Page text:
1. Have a clear goal for going back to school.
It's not a good idea to return to college after dropping out if you don't have an identifiable purpose for returning. Do you want to earn a degree to advance in your profession? Are you looking to enhance your earning potential? Would you like to make a career change? Having a clear plan can help keep you motivated and moving forward.
2. Choose a program that allows you to reach your goal.
Research schools and programs to find educational opportunities that allow you to reach your professional goals. In some professions completing a certificate program may open up career opportunities equal to those of a more costly degree program. In others, an associate or bachelor's degree may be necessary. Whatever the case, be sure your academic program moves you toward your goal.
3. Consider going to the college you previously attended.
For some college students who've left school, the institutions they attended had a lot to do with why they dropped out. For others, the school was a fit but other factors didn't allow things to work out. Students falling into the latter category should contact their former college about a potential return. Many schools allow dropouts to return without reapplying. Academic forgiveness programs can even wipe out bad grades.
4. Find the right form of instructional delivery for you.
Some people have work and family responsibilities. Choosing an alternative education option, such as an online, flexible school, makes it easier to fit school into your schedule and sets you up for success. For example, you can earn credit from Study.com's college courses in just 5 minutes a day and without ever leaving home.
5. Get help during the admissions process.
You're not the only person to have dropped out of college, though that thought might seem little consolation when you're filled with uncertainty about how colleges will view your application. Work with an admissions advisor to learn how you can best present yourself during this process. Admissions staff can also help you complete financial aid forms and other application paperwork.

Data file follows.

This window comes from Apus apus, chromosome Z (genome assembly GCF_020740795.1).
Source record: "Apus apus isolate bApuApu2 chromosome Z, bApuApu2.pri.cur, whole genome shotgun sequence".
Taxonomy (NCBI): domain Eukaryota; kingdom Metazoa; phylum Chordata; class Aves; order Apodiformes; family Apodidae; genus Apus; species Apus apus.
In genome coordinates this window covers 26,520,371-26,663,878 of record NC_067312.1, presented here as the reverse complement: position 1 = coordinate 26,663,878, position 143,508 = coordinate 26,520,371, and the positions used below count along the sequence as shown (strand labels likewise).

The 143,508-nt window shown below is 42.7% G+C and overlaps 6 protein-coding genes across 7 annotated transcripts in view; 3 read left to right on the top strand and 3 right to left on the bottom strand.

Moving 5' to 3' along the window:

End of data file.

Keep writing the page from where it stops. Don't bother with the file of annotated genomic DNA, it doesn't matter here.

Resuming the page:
6. Consult an academic counselor.
As soon as you've been accepted into a school, schedule an appointment with an academic counselor. These professionals can help map out your path to graduation. Counselors can also help ensure you get credit for applicable coursework you completed during your first stint as a college student.
7. Be realistic about what you can do.
Most people don't like how it feels to have to leave college - and dropping out twice feels even worse. To avoid having to go through such an ordeal, it's important to have reasonable expectations of yourself from the outset. If family or work obligations are going to make it difficult to be a full-time student, enroll in classes half-time. Start small and build up as you're able to.
8. Get support.
Attending college can be extraordinarily rewarding, but it can also be full of challenges. Knowing where to go for help when difficulties surface is a key skill for thriving in college. Call on the expertise of instructors and advisors for any academic concerns you have. If you're affected by personal challenges, enlist the aid of family members and friends. Making it to the proverbial finish line will likely require the help of others, and that's okay.
Not sure what opportunities you should pursue in college? Get suggestions for choosing the right career education program for you.